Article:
Cool Tools: VHDCopy, VHDCopEE and VMProv from Dilip Naik   Leave a comment

 

Yesterday I had a nice chat with  Dilip Naik he made a special tools for VM’s and the virtualboy  Made an excellent blog item about dilip’s product.

Whit his product you can bring up a VM in just a few seconds , in case of a dissaster you need to copy your 1TB VM back to your LUN and wait untill te copieng is don to boot up the VM, but with his tool you don’t have to wait just start the copy and boot up the VM it checks the source and do the process simultaneously.

Tools that Rocks.

Source: http://blogs.technet.com/mattmcspirit

Cool Tools: VHDCopy, VHDCopEE and VMProv

If I said there was a tool that could accelerate fixed-sized VHD copies by 10 times, would you be interested?  If I said you could instantly provision and boot a new VM from a currently copying VHD file, would you be interested?  Well, if the answer is yes, to either of those questions, then I have a couple of tools that you may find useful.

Hat-tip to Dilip, one of our MVPs for File Systems/Storage and author of ‘Inside Windows Storage, for providing the link to VMUtil.

VHDCopy

When you think about it, a fixed-sized VHD, typically, contains a lot of nothing.  What I mean by that is, think about it, if you have a 100GB fixed-size VHD, and inside that VHD, you’re only using say, 30GB, why should you have to transfer (for whatever reason) the full 100GB, when only 30GB is actually useful stuff?  You could apply the same example to a backup drive – if I had a new backup drive of 1TB, and I’d only backed up 50GB so far, and I needed to move the files somewhere else, what would be quicker to transfer, 50GB or 1TB?

This is just one of many inefficiencies that exist within a file copy of a VM, that VHDCopy solves, by refraining from copying the meaningless portions that exist within a VHD.

Advantages include:

  • Significant reduction in disk I/O – typical savings may range from 20% to 90% reduction in disk I/O – your mileage will vary
  • Significant reduction in file copy time – typically order of 2X to 10X faster – your mileage will vary
  • Scriptable command line tool that requires no installation
  • Use VHDCopy to migrate from Windows Server 2008 based Hyper-V to Windows Server 2008 R2 based Hyper-V and its Cluster Shared Volumes (CSV)

There’s a datasheet here for more information, and you can always head over to the VHDCopy page for more stuff, including download links.

VHDCopEE

Building on VHDCopy, but providing more functionality, particularly around network transfers, as you can see from the table below:

image

Although it’s not quite clear from the website, depending on the page you’re looking at, both VHDCopy and VHDCopEE do run on the latest Windows OS’s, both Server and Desktop, yet VHDCopy will only accelerate local transfers, rather than network transfers, for which you’ll need VHDCopEE.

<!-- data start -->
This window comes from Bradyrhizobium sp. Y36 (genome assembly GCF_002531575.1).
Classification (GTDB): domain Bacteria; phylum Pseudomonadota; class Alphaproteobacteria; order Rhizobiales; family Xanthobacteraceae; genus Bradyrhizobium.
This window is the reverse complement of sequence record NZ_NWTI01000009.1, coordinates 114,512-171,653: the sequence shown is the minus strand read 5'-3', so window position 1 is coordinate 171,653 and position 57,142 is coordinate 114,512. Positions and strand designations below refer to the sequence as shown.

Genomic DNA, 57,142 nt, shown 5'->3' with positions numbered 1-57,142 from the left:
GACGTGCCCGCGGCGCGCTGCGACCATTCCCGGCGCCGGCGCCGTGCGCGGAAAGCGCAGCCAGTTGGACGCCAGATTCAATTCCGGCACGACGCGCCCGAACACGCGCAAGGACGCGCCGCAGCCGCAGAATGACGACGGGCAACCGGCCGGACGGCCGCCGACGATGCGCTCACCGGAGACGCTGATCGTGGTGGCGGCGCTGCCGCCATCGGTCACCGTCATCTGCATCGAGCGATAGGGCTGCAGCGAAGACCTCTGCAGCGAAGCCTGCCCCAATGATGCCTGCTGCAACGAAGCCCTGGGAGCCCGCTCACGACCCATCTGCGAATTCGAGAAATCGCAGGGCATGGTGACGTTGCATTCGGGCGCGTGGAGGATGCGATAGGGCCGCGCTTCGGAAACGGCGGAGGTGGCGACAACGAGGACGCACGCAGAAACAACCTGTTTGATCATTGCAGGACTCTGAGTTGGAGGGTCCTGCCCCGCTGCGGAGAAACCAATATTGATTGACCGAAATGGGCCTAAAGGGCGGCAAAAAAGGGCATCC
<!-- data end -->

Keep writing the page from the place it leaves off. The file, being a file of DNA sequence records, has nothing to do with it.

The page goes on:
Advantages include:

  • Significant reduction in disk I/O of up to 90% depending upon VHD contents
  • Significant reduction in file copy time – up to 10 X faster based on VHD file contents
  • Scriptable command line tool that requires no installation
  • Use VHDCopy to migrate from Windows Server 2008 based Hyper-V to Windows Server 2008 R2 based Hyper-V and its Cluster Shared Volumes (CSV)
  • Use VHDCopEE with Microsoft System Center Virtual Machine Manager 2008 R2 and its Rapid Provisioning feature
  • Get SAN storage features such as Instant Clones and Instant Provisioning while using low cost non SAN storage

More on the ‘bolded’ ones later…

Again, there’s a datasheet here, and you can head over to the VHDCopEE page for more info.  You can grab the download here.

VMProv

This one’s pretty darn clever too.  Think about it, you want to create a VM from say, a VHD that already exists.  So, you copy, and past the VHD, and it takes x-minutes to copy.  Using the above technologies, it’ll be quicker, but we’re still going to have to wait until the copy has finished to start the VM, right?  Wrong.

VMProv allows a VM to be provisioned and available for use within seconds, well before the accelerated file copy has finished. Once the file copy finishes, the provisioned VM is no different than if it had been utilized after the file copy operation had finished. While the file copy is happening, the VM is fully available, and you may install any updates or new software. All changes made to the VM while the file copy is happening are preserved.

Cool hey?

On top of that, and going back to the bolded points under VHDCopEE, VMprov is designed to be used with Microsoft System Center Virtual Machine Manager R2 and its Rapid Provisioning feature.

scvmm_soln

Think about using SCVMM – whenever you’re sending out a VHD from the library, it’s typically going to be a file copy process, and the bigger the file, the longer it will take.  Using VHDCopEE will speed up the transfer, and combining that with VMProv will mean you can start the VM up without waiting for the VHD to finish copying.  Combine that with a Rapid Provisioning PowerShell script, found here, and you’re going to accelerate stuff considerably.

You can read the VMProv datasheet here, and check out the VMProv page for further info.  If you want to download it, you can, here.

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Posted February 16, 2010 by Robert Smit [MVP] in Hyper-V, Windows 2008 R2

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